Laura Knight Portraits: What it means to be alive

by Cass Art

At first look they appear anachronistic. 1930s ballerinas, Russian dancers in outlandish garb, exotic-looking gypsies, second world war officers delivering telegrams, portraits of the aristocracy and literary figures.

Such diverse and apparently disparate works are of course from the hand of Dame Laura Knight, in what is the first major exhibition of the Nottingham-born impressionist's paintings at the National Portrait Gallery (NPG) in London.

It is here, across this exhibition of 38 vivid paintings, a collage of colour that fizzes with vibrancy and brio, that Knight's works are presented: about women, about war, about dancing, about life.

Her dizzying spread of subjects tell us about her personality: innately curious, wondering all the time about the world. This exhibition, which has been lauded by critics, features paintings that cover the full gamut of Knight's works, from her early days as young painter in Nottingham to the commissioned works she produced towards the end of her life.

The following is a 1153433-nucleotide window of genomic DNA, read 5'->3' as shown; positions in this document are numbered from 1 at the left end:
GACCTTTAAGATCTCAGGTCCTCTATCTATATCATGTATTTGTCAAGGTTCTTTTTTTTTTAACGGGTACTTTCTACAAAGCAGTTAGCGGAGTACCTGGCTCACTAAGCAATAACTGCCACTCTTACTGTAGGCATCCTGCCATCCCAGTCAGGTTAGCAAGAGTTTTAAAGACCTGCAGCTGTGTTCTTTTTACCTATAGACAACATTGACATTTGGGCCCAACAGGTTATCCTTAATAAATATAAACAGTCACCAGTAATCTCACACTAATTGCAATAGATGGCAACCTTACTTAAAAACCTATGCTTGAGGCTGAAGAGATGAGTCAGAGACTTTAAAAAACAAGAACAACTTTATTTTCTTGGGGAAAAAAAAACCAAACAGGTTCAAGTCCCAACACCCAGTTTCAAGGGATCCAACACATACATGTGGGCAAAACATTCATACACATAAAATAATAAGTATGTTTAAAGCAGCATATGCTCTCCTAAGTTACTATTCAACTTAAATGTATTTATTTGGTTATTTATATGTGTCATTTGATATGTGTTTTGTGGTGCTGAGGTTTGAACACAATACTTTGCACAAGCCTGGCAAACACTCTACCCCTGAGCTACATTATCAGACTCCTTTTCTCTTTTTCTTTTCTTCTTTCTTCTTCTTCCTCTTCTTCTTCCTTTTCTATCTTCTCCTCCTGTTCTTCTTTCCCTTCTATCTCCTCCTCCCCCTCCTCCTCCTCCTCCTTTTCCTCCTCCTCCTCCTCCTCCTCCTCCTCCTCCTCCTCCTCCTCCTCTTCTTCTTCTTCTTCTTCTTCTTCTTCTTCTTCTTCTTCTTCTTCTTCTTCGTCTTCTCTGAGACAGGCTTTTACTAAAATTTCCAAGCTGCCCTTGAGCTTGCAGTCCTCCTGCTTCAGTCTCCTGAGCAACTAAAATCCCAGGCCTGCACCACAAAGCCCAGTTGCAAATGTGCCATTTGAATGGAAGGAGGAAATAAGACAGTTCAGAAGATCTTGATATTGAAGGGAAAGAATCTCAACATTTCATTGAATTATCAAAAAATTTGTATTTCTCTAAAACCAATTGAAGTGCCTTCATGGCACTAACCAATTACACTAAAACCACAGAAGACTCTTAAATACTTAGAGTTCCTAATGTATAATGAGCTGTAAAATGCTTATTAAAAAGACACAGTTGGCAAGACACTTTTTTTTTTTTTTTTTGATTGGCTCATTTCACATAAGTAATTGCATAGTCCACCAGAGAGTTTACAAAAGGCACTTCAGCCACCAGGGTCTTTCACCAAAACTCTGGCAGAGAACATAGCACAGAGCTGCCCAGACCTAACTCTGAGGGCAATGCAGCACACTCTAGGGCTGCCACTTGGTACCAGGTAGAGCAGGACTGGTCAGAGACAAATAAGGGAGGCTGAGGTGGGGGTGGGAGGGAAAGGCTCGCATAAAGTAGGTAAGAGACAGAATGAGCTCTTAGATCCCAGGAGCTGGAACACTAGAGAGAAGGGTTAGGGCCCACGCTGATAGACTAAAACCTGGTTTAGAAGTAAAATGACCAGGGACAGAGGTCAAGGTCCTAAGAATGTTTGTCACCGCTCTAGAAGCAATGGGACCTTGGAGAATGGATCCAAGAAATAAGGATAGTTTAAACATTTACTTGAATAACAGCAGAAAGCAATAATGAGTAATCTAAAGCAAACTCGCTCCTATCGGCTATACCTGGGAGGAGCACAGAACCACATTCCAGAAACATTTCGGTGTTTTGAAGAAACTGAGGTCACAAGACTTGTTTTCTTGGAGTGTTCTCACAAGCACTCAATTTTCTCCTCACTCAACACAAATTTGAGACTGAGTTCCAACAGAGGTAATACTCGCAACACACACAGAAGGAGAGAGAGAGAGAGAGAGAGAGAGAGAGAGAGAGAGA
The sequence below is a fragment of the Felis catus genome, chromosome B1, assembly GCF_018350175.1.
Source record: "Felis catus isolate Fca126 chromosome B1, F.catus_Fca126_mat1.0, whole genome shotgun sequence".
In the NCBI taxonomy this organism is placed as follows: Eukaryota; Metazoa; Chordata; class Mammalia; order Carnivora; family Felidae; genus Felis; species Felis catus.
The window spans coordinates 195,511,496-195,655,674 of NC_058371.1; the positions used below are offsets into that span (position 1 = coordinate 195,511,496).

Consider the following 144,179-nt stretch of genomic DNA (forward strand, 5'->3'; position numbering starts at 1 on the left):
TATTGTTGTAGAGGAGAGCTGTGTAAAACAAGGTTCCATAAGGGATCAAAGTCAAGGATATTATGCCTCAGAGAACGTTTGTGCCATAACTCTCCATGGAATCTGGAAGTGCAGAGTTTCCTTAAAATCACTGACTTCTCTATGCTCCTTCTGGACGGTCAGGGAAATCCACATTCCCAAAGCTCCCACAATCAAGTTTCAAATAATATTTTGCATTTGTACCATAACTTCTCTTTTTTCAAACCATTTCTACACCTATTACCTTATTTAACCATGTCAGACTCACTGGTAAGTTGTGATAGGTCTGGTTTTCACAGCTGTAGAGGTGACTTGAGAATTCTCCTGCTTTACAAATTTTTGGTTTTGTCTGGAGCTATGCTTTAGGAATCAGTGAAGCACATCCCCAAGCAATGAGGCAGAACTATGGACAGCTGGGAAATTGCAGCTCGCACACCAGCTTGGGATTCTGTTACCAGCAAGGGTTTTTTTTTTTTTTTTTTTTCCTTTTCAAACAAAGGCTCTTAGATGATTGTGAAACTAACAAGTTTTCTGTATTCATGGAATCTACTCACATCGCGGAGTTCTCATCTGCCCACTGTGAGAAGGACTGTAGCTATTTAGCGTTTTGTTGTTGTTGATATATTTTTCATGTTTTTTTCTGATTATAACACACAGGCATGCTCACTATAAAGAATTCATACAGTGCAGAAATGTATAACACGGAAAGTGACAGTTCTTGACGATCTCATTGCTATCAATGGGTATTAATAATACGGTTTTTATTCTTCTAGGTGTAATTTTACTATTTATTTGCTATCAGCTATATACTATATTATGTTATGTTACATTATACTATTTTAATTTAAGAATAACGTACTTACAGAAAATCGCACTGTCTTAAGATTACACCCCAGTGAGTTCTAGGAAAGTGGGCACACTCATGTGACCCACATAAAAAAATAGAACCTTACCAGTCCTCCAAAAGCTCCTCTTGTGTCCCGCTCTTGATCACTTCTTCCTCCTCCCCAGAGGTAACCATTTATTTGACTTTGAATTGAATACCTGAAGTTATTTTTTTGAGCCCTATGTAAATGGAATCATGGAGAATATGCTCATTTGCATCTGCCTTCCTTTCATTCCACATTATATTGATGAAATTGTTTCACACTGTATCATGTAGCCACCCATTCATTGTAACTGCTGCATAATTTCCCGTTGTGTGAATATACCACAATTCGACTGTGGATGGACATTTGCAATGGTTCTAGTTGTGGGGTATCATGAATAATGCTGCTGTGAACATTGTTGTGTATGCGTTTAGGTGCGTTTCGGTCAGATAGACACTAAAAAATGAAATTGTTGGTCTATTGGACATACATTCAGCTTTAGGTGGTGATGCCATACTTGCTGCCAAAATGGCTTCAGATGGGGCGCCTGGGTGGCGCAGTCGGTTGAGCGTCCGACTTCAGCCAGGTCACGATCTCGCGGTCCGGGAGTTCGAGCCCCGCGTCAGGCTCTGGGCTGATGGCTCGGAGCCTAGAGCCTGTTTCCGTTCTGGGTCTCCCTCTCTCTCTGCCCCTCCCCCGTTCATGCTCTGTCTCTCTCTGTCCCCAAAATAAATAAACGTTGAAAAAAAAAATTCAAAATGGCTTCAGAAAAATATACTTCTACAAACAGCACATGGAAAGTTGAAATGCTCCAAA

Knight, born in Long Eaton in 1877, was a versatile and creative artist: always different. Hers was a rich and interesting life. Born into impoverished circumstances, she joined the Nottingham School of Art at the age of just 13, and through her career achieved a number of firsts, including being the first female member of the Royal Academy and the official artist at the Nuremberg trials.

The painting in this exhibition that perhaps most defines her is Self-Portrait (1913), pictured above. Derided by some critics at the time for being vulgar, it now stands as a masterpiece.

Just look at it: a mass of brilliant, colourful strokes, a statement that women were entitled to paint on the same terms as men.

“In her last years Laura asked me ‘Have I tried too many different media, too many different subjects?’” R John Croft, her great nephew, once said. “I could not give her an answer as she then went on: ‘I do not know, except that my inner self continues to say even today - go on, keep on trying something different.’”

At the start of this blog we speculated that Knight's works look antiquated, but on closer look the paintings across this fascinating exhibition appear very much in the here and now. This is an artist interested in people, some on the fringes of society, an artist curious about what it feels like to be alive.

Laura Knight Portraits runs at the National Portrait Gallery, London, until 13 October. 

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